Page last updated at 11:32 GMT, Thursday, 7 January 2010

Japan Finance Minister Naoto Kan calls for weaker yen

Naoto Kan
Naoto Kan was named Japan's new finance minister on Wednesday

Japan's newly appointed finance minister Naoto Kan has called for a weaker yen in order to aid the recovery of the Japanese economy.

Speaking the day after his appointment, Mr Kan said it would be "nice" to see the currency weaken.

His predecessor, Hirohisa Fujii, who stepped down for health reasons, was criticised for tolerating a strong yen, which hurts Japan's exporters.

Japan is currently battling the threat of deflation and a large public debt.

Mr Kan said he would seek to work with Japan's central bank on the issue, prompting speculation that he might order official intervention.

"I will deal with it seriously and work hard to bring it to the appropriate level, considering the impact that foreign exchange has on the Japanese economy," Mr Kan told reporters.

An appropriate level would be about 95 yen to one US dollar, he said, making a rare public comment by a government minister on the currency's desired value.

Roland Buerk
Roland Buerk, BBC News, Japan
Japan's recovery is frail, made vulnerable by worsening deflation.

Exporters, still suffering a hangover from the global recession, are being laid low by the strong yen.

There are fears in government of a possible return to recession, which it cannot afford as it faces upper house elections in July.

The other big issue is the national debt.

It is pushing towards 200% of GDP, by far the highest in the industrialised world.

The yen dropped against the dollar on foreign exchange markets to 92.8 following his remarks, from 92.2 before he spoke.

The yen has dropped steadily since reaching a 14-year high against the dollar of 85 in November.

Japan has not intervened in the currency market for several years and Mr Kan's predecessor, Mr Fujii, had spoken against weakening the yen to help exporters.

Mr Kan was appointed to the post on Wednesday, after Prime Minister Yukio Hatoyama reluctantly accepted Mr Fujii's resignation.

Mr Fujii, 77, has been treated in hospital for high blood pressure.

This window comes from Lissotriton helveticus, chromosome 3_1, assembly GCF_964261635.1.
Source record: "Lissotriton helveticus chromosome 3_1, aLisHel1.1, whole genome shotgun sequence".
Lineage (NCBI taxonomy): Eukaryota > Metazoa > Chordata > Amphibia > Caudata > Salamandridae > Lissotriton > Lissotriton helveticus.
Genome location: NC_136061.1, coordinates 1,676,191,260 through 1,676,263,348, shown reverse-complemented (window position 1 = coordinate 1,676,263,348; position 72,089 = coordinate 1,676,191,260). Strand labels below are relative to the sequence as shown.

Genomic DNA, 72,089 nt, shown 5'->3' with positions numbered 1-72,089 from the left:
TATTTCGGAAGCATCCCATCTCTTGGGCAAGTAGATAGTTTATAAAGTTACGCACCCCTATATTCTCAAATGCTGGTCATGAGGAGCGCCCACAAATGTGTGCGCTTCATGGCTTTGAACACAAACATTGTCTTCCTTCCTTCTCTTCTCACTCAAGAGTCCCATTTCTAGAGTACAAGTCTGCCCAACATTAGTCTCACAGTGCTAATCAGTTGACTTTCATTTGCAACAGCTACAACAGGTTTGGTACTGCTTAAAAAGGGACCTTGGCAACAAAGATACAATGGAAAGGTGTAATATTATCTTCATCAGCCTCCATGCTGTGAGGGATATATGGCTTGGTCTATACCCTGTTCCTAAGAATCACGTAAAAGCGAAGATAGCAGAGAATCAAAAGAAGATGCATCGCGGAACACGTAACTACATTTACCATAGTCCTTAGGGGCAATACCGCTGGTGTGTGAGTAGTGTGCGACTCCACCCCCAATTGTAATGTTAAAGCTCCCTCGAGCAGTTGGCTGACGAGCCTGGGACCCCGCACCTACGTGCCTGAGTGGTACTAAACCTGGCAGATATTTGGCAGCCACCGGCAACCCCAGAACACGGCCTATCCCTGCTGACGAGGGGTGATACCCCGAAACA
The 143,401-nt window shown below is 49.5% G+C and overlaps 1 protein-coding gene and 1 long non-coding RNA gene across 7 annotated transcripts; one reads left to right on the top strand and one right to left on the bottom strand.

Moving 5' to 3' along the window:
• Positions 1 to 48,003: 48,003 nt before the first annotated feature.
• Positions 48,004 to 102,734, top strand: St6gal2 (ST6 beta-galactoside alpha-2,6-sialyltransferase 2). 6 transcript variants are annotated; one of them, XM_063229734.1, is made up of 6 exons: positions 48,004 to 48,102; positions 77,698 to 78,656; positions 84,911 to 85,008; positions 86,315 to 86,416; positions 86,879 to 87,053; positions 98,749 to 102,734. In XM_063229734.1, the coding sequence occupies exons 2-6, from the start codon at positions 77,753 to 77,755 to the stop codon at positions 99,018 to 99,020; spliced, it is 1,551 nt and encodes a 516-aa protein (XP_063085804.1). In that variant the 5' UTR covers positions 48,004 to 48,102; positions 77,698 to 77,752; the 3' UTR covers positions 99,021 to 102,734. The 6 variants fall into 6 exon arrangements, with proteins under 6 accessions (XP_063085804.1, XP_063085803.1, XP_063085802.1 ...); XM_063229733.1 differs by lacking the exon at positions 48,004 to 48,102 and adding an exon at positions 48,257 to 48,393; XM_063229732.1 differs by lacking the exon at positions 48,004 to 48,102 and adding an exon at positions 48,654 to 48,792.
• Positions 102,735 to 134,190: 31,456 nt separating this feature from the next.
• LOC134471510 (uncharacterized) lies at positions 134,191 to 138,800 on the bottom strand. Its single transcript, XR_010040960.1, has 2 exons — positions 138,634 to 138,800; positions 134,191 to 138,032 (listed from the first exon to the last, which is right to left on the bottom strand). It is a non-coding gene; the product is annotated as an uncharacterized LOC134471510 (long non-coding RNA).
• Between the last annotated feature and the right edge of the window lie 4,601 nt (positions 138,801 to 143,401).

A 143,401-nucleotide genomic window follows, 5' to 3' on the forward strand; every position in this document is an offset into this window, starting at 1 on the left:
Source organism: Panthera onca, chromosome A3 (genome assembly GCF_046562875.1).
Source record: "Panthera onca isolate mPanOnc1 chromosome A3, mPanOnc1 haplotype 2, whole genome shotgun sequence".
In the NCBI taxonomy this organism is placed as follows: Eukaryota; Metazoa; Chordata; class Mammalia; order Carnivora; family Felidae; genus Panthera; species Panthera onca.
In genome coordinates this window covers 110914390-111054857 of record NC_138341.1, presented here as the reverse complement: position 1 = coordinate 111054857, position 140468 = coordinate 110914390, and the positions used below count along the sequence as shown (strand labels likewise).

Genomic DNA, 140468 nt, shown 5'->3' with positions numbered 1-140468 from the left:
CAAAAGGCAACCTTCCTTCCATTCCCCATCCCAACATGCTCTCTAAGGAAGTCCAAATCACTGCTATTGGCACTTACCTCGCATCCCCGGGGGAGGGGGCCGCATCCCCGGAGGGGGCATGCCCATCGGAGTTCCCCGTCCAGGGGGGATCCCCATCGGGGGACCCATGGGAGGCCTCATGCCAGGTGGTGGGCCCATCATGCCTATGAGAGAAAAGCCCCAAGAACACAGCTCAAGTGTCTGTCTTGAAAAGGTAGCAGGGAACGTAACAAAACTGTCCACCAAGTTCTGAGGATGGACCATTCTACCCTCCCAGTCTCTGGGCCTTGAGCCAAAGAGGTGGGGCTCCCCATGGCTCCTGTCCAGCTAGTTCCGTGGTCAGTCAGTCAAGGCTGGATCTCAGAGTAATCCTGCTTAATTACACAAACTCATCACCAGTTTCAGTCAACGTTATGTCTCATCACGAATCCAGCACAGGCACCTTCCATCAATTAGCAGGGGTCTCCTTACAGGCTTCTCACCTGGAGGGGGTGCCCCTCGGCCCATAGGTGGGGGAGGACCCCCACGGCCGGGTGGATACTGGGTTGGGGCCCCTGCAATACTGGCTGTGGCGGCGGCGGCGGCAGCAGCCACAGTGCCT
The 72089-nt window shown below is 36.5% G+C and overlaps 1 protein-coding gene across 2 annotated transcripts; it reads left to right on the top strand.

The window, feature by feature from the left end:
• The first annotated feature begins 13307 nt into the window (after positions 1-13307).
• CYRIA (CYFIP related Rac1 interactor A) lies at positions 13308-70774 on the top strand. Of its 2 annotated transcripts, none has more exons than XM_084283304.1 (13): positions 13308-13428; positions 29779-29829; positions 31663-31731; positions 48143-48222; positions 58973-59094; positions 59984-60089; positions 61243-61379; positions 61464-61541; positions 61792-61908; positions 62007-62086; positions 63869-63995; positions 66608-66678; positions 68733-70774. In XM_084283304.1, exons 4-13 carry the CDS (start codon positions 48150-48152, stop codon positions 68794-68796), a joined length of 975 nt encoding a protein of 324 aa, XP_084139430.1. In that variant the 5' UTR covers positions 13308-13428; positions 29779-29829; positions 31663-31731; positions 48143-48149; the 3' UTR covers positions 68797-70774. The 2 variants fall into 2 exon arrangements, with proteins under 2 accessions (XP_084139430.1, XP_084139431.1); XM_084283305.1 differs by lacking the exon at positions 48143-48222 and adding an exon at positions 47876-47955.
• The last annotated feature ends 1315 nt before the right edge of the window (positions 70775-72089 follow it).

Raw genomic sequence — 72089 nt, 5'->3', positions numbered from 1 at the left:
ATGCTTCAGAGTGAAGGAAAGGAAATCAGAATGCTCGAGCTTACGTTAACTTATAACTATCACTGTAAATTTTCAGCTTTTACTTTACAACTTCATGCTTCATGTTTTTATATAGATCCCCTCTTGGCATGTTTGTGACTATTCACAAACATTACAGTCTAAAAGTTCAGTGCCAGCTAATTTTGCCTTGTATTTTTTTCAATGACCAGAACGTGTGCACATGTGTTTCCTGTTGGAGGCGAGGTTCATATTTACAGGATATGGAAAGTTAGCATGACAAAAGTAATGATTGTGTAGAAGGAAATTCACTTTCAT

He had told reporters he was exhausted after weeks of wrangling within Japan's governing coalition to finalise the budget.

The change of faces in such a key post is being seen as a severe test for Mr Hatoyama - who came into power in September after nearly 50 years of conservative rule and is already suffering from falling ratings.

Mr Fujii's departure has added to uncertainty about the new government's ability to handle the economy.

Parliament reconvenes the week after next with the budget at the top of the agenda.

Double dip risk

Mr Kan has headed a national strategy unit that sets fiscal priorities but he has nothing like the budgetary experience of Mr Fujii, says the BBC's Roland Buerk in Tokyo.

The question for bond markets is whether he will be able to resist pressure for more government spending, especially if Japan's economy sags towards a double dip recession, our correspondent says.

The 63-year-old Mr Kan's previous experience in government is as a health minister in the mid-1990s. He is also currently the deputy prime minister.

Analysts are questioning whether he will be able to stem Japan's deflation and massive government debt.

The world's second largest economy is currently recovering from its worst recession in decades, with public debts worth about 200% of annual economic output.

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